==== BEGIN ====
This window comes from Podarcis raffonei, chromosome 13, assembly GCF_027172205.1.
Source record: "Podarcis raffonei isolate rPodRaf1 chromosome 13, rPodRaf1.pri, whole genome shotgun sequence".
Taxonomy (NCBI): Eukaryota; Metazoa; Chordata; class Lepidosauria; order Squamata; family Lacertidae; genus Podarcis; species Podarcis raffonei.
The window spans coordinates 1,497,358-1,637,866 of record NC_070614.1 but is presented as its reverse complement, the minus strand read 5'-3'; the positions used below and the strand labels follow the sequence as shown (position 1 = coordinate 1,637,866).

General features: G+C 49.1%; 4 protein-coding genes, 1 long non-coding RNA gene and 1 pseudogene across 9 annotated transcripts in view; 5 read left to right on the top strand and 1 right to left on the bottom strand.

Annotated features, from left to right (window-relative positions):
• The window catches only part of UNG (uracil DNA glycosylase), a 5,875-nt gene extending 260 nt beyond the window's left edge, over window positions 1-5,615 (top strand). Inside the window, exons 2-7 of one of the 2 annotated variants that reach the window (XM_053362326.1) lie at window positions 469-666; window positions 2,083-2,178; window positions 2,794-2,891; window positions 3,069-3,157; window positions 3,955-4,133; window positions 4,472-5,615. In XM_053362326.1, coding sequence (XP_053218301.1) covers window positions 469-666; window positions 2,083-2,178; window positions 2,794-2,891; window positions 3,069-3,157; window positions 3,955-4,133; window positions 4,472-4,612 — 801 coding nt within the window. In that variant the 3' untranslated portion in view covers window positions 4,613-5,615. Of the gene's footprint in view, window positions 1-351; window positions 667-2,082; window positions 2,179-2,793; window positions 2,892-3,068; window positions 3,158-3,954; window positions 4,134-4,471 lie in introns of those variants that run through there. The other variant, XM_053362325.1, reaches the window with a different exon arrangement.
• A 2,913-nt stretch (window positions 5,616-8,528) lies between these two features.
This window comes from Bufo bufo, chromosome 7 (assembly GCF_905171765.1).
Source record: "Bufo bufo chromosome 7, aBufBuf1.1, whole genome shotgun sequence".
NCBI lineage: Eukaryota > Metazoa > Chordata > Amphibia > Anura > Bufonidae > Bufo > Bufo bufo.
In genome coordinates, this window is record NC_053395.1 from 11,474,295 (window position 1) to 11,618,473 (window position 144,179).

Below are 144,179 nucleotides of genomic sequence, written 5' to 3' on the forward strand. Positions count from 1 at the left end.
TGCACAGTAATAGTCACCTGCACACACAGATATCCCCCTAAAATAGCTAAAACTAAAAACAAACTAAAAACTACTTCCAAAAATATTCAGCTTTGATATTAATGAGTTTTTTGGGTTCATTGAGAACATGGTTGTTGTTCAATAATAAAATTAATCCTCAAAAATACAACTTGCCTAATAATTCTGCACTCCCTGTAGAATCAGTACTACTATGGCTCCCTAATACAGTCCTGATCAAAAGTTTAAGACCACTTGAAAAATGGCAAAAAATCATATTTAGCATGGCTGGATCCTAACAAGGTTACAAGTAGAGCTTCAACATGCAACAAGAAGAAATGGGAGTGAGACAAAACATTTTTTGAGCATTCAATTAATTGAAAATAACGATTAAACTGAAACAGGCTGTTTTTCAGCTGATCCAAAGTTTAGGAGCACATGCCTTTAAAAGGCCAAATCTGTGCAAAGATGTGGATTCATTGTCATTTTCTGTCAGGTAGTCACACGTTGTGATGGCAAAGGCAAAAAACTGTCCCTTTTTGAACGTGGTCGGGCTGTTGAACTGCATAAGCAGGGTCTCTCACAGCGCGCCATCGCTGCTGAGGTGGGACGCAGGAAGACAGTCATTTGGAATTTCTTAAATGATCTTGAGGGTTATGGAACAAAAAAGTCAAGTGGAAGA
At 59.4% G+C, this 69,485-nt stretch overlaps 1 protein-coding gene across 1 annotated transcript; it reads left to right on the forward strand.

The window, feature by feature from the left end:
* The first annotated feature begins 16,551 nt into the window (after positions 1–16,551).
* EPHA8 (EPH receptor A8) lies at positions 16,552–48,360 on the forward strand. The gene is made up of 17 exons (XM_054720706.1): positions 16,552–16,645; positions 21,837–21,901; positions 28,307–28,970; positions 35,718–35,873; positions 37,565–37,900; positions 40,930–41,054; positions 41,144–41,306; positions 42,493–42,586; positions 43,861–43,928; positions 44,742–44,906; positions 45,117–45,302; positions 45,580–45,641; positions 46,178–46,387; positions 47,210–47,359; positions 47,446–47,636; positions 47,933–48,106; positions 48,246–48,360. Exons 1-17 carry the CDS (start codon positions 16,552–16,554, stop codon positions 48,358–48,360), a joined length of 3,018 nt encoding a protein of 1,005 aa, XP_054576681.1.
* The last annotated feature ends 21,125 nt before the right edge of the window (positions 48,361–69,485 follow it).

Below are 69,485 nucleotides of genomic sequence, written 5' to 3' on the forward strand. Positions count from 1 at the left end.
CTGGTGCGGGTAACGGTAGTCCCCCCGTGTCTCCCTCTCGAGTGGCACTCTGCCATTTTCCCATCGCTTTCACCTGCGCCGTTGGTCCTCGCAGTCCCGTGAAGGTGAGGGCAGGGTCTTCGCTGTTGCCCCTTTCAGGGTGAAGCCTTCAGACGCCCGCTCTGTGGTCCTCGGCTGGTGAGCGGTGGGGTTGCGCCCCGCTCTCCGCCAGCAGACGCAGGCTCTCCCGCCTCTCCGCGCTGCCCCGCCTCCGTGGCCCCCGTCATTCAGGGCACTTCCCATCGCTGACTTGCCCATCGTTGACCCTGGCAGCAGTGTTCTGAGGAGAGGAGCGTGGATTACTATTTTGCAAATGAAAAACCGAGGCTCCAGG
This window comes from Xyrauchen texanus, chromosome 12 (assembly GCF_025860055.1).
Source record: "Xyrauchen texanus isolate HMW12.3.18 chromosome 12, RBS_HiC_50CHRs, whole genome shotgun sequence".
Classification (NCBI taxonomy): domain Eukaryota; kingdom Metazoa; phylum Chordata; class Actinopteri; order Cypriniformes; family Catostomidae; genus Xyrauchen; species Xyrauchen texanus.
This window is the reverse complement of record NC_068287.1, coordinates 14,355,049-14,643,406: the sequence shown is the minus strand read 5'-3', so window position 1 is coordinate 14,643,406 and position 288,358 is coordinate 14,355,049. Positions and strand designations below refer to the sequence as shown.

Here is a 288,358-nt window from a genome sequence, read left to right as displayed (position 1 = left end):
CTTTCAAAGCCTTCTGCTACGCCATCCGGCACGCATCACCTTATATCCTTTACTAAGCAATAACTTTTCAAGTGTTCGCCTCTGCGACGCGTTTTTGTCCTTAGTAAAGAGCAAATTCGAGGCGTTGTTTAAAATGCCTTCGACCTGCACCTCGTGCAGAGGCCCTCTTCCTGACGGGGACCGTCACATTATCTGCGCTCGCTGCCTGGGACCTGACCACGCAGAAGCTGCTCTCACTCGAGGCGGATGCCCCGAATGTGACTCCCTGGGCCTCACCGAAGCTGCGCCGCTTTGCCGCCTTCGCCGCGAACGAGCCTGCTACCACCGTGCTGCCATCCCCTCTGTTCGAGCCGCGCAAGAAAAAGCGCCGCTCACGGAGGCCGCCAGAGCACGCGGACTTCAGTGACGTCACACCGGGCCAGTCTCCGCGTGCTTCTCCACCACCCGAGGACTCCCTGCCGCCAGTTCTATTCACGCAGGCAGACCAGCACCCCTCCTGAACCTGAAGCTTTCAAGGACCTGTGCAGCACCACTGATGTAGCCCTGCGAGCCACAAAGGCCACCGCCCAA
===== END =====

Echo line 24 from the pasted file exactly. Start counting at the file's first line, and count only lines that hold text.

Classification (NCBI taxonomy): domain Eukaryota; kingdom Metazoa; phylum Chordata; class Actinopteri; order Cypriniformes; family Catostomidae; genus Xyrauchen; species Xyrauchen texanus.